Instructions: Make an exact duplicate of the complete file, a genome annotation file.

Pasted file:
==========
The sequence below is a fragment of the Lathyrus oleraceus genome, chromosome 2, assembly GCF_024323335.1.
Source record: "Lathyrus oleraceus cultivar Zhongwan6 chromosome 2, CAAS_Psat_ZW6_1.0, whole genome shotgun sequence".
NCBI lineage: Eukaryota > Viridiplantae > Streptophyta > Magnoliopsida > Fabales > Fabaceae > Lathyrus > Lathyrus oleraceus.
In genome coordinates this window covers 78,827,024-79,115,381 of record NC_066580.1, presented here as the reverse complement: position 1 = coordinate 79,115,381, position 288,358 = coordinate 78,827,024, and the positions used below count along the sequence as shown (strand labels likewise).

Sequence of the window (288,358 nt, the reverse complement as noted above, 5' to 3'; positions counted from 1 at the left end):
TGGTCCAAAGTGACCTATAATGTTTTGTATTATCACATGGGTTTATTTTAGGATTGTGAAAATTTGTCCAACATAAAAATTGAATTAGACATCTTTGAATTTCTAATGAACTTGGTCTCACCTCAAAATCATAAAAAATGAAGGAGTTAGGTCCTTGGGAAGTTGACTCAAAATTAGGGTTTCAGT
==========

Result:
The sequence below is a fragment of the Lathyrus oleraceus genome, chromosome 2, assembly GCF_024323335.1.
Source record: "Lathyrus oleraceus cultivar Zhongwan6 chromosome 2, CAAS_Psat_ZW6_1.0, whole genome shotgun sequence".
NCBI lineage: Eukaryota > Viridiplantae > Streptophyta > Magnoliopsida > Fabales > Fabaceae > Lathyrus > Lathyrus oleraceus.
In genome coordinates this window covers 78,827,024-79,115,381 of record NC_066580.1, presented here as the reverse complement: position 1 = coordinate 79,115,381, position 288,358 = coordinate 78,827,024, and the positions used below count along the sequence as shown (strand labels likewise).

Sequence of the window (288,358 nt, the reverse complement as noted above, 5' to 3'; positions counted from 1 at the left end):
TGGTCCAAAGTGACCTATAATGTTTTGTATTATCACATGGGTTTATTTTAGGATTGTGAAAATTTGTCCAACATAAAAATTGAATTAGACATCTTTGAATTTCTAATGAACTTGGTCTCACCTCAAAATCATAAAAAATGAAGGAGTTAGGTCCTTGGGAAGTTGACTCAAAATTAGGGTTTCAGT